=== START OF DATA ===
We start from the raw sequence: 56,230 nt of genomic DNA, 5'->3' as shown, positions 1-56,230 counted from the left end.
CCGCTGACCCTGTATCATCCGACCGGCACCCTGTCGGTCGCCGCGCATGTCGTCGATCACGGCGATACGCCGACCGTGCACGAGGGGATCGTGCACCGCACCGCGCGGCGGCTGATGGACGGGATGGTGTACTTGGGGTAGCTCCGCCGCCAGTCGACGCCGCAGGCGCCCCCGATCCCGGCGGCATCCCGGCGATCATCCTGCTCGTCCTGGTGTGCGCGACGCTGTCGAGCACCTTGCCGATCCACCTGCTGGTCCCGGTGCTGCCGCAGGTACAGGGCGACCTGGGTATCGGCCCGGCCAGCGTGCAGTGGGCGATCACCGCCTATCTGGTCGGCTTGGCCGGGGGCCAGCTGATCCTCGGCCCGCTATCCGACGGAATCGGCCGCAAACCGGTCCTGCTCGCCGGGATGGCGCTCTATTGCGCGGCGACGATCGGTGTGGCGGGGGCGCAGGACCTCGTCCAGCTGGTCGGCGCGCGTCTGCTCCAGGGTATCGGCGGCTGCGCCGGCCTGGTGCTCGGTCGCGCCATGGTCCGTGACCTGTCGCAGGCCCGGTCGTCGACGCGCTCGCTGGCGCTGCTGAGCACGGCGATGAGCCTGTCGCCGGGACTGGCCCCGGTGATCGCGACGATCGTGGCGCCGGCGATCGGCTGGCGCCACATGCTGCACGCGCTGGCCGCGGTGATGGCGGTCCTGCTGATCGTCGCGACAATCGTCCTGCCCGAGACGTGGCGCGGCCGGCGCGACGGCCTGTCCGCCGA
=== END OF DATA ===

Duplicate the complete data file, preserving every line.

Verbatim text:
We start from the raw sequence: 56,230 nt of genomic DNA, 5'->3' as shown, positions 1-56,230 counted from the left end.
CCGCTGACCCTGTATCATCCGACCGGCACCCTGTCGGTCGCCGCGCATGTCGTCGATCACGGCGATACGCCGACCGTGCACGAGGGGATCGTGCACCGCACCGCGCGGCGGCTGATGGACGGGATGGTGTACTTGGGGTAGCTCCGCCGCCAGTCGACGCCGCAGGCGCCCCCGATCCCGGCGGCATCCCGGCGATCATCCTGCTCGTCCTGGTGTGCGCGACGCTGTCGAGCACCTTGCCGATCCACCTGCTGGTCCCGGTGCTGCCGCAGGTACAGGGCGACCTGGGTATCGGCCCGGCCAGCGTGCAGTGGGCGATCACCGCCTATCTGGTCGGCTTGGCCGGGGGCCAGCTGATCCTCGGCCCGCTATCCGACGGAATCGGCCGCAAACCGGTCCTGCTCGCCGGGATGGCGCTCTATTGCGCGGCGACGATCGGTGTGGCGGGGGCGCAGGACCTCGTCCAGCTGGTCGGCGCGCGTCTGCTCCAGGGTATCGGCGGCTGCGCCGGCCTGGTGCTCGGTCGCGCCATGGTCCGTGACCTGTCGCAGGCCCGGTCGTCGACGCGCTCGCTGGCGCTGCTGAGCACGGCGATGAGCCTGTCGCCGGGACTGGCCCCGGTGATCGCGACGATCGTGGCGCCGGCGATCGGCTGGCGCCACATGCTGCACGCGCTGGCCGCGGTGATGGCGGTCCTGCTGATCGTCGCGACAATCGTCCTGCCCGAGACGTGGCGCGGCCGGCGCGACGGCCTGTCCGCCGA